- If you are not actively supporting a diverse student body, you may find yourself on the short end of recruiting students over the next decade.
- We do our students a disservice if we fail to adequately diversify our student bodies, for the world into which they will graduate to work and engage is a multicultural, diversified space.
- Across the country, our board, administrative, and faculty profiles should more closely reflect our student population and communities.
- Students themselves are adding their voices in support of diversity and equity initiatives.
- HBCUs are having different conversations about diversity that align with their missions, goals, and challenges.
A robust discussion of graduation rates as an ongoing challenge to most of our colleges and universities. Retention rates and how we help our students persist in their studies brought out the topic of student mental health, which is an issue of new intensity throughout the higher education environment. Between 20 percent and 25 percent of students arrive on campus with some prescription of psychotropic medication. Added to that reality are the disruptions and dislocations caused by the pandemic and the psychological stress on many students of isolation and remote learning.
Adding to the pressure on campus health providers is the conundrum that may be facing them in the wake of the Supreme Court’s Dobbs Decision. Going forward, navigating the variation in state laws surrounding this matter will prove challenging to the staff of campus health facilities who deal with the implications of this dramatic change, as with all the related issues of their student populations.
What’s the Board’s Role? (Board Chairs and Bringing the Work of Boards into Focus)
The overriding question that lies behind all these serious issues facing higher education is “What is the board’s role?” Given the range of quandaries and questions confronting our nations’ colleges and universities, the overriding issue of how governing boards who meet three to five times a year can best impact the serious challenges their institutions face is the critical question in our era of governance. The board chair’s central role emerges as vital to this challenge. Agenda time and meeting topics for discussion are determined by the board chair and president in a collaborative process. Boards need to prioritize their time and focus on the most critical issues confronting their institutions. Board chair engagement in agenda setting is critical to this limited time equation. Hearing reports is important but allowing time for critical discussions and questions is essential and necessary.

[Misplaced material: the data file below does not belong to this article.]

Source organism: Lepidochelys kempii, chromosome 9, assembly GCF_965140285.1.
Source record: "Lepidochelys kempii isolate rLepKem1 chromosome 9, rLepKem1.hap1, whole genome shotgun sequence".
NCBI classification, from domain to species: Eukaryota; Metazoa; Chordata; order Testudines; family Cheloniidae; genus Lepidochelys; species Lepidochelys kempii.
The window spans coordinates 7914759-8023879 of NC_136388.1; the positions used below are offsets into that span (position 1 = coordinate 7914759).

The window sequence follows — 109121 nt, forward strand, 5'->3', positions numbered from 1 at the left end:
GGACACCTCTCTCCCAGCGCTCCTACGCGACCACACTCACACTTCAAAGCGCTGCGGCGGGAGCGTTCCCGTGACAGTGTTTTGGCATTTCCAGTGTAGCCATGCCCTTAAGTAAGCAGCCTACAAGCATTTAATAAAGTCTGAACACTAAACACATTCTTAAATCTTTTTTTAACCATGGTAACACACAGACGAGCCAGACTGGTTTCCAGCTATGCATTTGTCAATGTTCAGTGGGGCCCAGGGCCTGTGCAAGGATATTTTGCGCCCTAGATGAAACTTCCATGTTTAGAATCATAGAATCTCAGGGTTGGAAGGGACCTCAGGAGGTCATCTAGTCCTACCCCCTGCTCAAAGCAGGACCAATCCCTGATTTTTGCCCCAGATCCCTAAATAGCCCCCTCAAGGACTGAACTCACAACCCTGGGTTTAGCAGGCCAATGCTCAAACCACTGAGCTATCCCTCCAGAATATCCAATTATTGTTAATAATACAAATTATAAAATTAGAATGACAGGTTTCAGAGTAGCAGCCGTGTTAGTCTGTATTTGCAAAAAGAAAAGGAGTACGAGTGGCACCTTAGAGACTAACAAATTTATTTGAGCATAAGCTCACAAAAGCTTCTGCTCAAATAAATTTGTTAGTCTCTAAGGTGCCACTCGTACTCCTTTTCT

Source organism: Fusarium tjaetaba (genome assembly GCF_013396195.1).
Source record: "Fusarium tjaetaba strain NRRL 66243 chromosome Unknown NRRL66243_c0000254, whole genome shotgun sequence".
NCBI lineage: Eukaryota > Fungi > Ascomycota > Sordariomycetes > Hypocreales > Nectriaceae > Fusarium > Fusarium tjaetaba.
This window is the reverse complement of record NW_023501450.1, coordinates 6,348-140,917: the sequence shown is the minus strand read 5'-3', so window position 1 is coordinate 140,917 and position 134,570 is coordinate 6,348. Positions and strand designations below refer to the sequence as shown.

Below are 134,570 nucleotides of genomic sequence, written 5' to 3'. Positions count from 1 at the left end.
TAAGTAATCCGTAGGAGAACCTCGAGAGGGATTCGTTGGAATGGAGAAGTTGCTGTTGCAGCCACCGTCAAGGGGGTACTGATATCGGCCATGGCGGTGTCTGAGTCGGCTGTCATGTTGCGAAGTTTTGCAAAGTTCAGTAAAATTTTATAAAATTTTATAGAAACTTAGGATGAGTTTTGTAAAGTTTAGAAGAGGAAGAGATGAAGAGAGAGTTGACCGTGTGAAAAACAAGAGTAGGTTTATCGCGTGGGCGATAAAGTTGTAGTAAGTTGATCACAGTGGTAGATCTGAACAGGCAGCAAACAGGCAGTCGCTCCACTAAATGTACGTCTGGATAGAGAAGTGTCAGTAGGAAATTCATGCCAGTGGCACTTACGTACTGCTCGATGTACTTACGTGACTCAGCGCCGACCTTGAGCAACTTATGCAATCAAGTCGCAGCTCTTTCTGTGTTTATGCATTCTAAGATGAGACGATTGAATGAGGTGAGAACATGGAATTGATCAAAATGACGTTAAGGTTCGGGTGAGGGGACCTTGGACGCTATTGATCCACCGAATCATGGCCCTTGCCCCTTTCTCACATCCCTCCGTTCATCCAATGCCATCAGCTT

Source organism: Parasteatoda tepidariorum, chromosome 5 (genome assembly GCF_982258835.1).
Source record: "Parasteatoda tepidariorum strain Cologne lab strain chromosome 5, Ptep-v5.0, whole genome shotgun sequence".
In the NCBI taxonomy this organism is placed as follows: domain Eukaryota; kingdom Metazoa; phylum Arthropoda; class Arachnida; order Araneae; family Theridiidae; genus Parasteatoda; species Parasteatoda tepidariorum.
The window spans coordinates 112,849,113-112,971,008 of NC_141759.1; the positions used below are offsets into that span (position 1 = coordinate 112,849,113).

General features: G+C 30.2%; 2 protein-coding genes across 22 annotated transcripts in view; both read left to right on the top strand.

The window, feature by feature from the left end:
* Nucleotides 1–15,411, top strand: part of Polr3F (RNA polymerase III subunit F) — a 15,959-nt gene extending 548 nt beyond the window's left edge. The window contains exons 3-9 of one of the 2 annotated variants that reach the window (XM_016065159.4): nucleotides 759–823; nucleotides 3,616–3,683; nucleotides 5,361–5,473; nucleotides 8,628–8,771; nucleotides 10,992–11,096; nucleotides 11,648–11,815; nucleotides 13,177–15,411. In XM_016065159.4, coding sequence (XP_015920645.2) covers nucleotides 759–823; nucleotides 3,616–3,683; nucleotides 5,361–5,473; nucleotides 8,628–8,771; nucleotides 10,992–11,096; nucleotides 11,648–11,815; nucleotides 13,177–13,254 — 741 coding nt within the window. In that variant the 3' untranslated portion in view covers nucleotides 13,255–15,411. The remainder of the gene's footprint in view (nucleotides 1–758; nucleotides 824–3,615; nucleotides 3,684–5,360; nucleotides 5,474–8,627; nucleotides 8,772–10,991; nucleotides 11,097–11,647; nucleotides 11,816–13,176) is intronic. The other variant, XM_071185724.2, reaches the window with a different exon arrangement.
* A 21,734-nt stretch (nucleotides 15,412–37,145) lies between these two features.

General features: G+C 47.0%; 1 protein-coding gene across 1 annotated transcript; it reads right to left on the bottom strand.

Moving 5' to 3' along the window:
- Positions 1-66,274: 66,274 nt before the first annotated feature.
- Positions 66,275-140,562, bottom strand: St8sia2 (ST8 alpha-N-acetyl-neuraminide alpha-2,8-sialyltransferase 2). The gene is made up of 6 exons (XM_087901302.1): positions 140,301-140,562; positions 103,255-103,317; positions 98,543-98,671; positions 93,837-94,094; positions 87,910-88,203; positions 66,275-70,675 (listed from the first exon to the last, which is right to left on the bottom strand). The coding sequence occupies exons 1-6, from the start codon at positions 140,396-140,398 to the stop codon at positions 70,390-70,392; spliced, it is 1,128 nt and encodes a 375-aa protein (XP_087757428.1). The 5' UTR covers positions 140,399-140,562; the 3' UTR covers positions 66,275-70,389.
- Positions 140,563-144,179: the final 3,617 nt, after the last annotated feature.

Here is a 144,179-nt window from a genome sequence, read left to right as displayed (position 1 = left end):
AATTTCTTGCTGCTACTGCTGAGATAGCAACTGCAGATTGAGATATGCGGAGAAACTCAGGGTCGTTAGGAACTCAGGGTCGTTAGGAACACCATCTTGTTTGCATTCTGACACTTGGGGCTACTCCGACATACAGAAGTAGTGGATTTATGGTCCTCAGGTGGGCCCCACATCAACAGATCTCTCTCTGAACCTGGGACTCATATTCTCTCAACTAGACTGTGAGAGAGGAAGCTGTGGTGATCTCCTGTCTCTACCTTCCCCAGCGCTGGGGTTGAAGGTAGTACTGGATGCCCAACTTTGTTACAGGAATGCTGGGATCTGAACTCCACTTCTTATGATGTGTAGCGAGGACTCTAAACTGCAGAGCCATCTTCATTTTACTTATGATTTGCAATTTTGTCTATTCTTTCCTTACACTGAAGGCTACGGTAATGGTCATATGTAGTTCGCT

Practical recommendations that board chairs can institute to focus on board priorities while considering time and meeting limitations:
- ensure an educational segment in each board meeting,
- hold an annual board retreat,
- develop a list of strategic issues with the president for systematic inclusion in meeting agendas,
- ensure that new trustees receive effective orientation and understand their governance responsibilities,
- ensure board member visitations to the campus(es),
- find ways to recognize the service of board members who serve without compensation,
- incorporate social activities into board meeting planning, and
- pass a resolution at the conclusion of each trustee’s term of service recognizing their accomplishments during their time of service, which also helps to preserve institutional knowledge.
In these and other capacities, the leadership of the board chair is vital to the effective functioning of the board. The nature of board leadership can certainly be challenging at times. AGB’s publication, Effective Board Chairs: A Guide for University and College Chairs, includes strategies for board chairs about how to engage board members and build consensus around governance challenges and opportunities. This toolkit is another effective resource.
The topics laid out to council members elicited a spirited discussion with engagement from all participants. The initial question asked, “Are You Ready?” was not answered in specific ways by the group of board chairs, but by the range and depth of challenges confronting boards everywhere.
Jill Derby, PhD, is a senior consultant for AGB, a senior fellow, and an ambassador for the Council of Board Chairs.
Opinions expressed in AGB blogs are those of the authors and not necessarily those of the institutions that employ them or of AGB.